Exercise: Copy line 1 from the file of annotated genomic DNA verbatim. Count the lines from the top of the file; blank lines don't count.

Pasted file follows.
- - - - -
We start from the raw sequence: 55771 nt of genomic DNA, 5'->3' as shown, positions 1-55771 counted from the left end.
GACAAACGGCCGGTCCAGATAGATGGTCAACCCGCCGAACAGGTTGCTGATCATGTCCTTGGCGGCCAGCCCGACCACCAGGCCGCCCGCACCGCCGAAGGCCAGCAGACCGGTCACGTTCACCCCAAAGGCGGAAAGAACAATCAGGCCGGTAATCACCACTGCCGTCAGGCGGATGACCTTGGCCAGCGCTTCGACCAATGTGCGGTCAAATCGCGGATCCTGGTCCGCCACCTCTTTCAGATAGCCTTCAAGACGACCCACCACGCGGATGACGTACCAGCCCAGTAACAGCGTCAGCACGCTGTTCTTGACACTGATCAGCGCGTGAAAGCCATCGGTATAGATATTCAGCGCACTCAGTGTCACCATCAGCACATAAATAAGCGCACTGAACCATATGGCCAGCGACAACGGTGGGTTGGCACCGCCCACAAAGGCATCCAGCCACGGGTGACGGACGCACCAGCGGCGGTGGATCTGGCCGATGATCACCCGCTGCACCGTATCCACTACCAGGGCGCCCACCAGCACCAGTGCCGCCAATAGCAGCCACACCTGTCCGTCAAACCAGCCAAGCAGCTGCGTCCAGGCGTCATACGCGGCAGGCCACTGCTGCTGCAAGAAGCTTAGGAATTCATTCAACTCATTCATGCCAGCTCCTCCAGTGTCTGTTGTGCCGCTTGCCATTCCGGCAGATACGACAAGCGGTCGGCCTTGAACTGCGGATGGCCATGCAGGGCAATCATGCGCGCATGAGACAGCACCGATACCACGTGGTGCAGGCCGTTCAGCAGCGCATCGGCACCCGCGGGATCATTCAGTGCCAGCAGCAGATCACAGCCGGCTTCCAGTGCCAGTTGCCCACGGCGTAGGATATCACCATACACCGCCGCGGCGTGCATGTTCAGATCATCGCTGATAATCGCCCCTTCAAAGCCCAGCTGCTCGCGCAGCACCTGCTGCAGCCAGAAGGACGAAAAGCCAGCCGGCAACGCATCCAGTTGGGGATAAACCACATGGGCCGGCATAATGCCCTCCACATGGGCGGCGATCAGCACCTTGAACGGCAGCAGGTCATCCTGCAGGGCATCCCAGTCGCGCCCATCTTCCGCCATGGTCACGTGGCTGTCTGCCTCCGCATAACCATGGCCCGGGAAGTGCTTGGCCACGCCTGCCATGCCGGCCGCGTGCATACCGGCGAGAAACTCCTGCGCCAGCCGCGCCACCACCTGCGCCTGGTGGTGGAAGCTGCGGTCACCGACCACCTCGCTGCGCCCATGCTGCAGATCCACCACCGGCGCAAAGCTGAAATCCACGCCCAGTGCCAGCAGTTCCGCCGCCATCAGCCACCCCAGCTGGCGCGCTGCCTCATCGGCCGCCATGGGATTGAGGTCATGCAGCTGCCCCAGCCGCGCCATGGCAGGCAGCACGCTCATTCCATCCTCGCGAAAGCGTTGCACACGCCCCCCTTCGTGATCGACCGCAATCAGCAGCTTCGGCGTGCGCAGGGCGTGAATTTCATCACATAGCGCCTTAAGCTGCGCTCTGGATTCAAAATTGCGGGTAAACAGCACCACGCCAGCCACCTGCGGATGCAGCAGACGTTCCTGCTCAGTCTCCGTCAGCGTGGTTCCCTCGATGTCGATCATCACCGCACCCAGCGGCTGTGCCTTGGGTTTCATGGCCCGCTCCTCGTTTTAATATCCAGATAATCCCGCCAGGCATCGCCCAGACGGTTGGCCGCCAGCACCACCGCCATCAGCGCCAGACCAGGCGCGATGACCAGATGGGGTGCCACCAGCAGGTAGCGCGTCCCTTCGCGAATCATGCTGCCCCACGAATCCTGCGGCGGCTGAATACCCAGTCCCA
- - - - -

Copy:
We start from the raw sequence: 55771 nt of genomic DNA, 5'->3' as shown, positions 1-55771 counted from the left end.